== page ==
Brand experience report ranks 43 healthcare providers
With the healthcare industry at a pivotal point of rapid change, patients are presented with important decisions they need to make in order to take control over their wellbeing. To survive the competitive industry, healthcare leaders need to comprehend how patients make health care decisions.
A report has been released by brand experience consultancy Monigle called ‘Humanizing Brand Experience: Health Care Edition.’ The report takes a closer look at the desires of the patients and what the healthcare provider is offering, highlighting major gaps between the two.
Justin Wartell, managing director of Monigle, says, “Most brand leaders lack insight into how consumers think about and engage with healthcare. Healthcare brands consistently promote their awards, innovation and clinical quality, but these don’t necessarily add up to what people really want from healthcare. Instead, consumers hunger for a collaborative, emotionally resonant, resolutely human relationship with providers, at every touchpoint.”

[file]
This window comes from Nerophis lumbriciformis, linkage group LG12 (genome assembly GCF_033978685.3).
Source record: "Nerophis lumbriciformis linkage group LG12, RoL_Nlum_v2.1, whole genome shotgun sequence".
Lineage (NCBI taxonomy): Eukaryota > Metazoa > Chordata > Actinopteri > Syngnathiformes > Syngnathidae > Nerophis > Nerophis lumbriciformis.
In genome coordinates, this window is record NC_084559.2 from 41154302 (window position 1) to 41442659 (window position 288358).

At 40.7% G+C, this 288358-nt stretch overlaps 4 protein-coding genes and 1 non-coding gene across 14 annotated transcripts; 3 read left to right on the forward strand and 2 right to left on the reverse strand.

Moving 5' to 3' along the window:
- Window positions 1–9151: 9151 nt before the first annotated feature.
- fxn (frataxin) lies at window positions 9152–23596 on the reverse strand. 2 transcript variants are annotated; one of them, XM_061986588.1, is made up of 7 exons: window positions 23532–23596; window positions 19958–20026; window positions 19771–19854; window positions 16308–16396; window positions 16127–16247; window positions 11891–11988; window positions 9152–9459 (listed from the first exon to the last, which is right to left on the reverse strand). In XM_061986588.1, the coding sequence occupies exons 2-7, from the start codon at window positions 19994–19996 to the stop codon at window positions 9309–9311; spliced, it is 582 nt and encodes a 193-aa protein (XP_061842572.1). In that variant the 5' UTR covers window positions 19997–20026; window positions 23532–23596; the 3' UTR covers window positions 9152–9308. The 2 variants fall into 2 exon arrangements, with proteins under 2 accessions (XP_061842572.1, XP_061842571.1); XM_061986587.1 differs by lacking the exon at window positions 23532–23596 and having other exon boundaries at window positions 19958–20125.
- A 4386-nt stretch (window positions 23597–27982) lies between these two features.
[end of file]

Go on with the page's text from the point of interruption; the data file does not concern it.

For the research, over 3,400 consumers were questioned, resulting in a ranking of 43 brands across 12 US markets. The results focus on healthcare engagement and are a portrayal of a mixture of experience metrics such as decision drivers, emotional motivators, reputation, satisfaction, probability to use, and probability to recommend.
Johns Hopkins Health System is at the top of the rankings; Massachusetts General Hospital is next, followed by Emory Healthcare, Memorial Hermann and Stanford Health Care.
According to the findings, 68% of patients want to connect with their healthcare brands on an emotional level – the highest percentage of any other category – while 65% of patients express a lack of trust towards their healthcare regarding the decisions they make for their wellbeing.
Patients between 25-34 years old are, unsurprisingly, 35% more likely to do their own research on symptoms and treatments, while 30% are more willing to research the market and evaluate their options, in comparison to the demographic that is 65 or older.
For patients, awards and degrees don’t matter in order to consider a physician as excellent. What matters, is the combination of skills and knowledge with social skills, and the willingness to fully engage.
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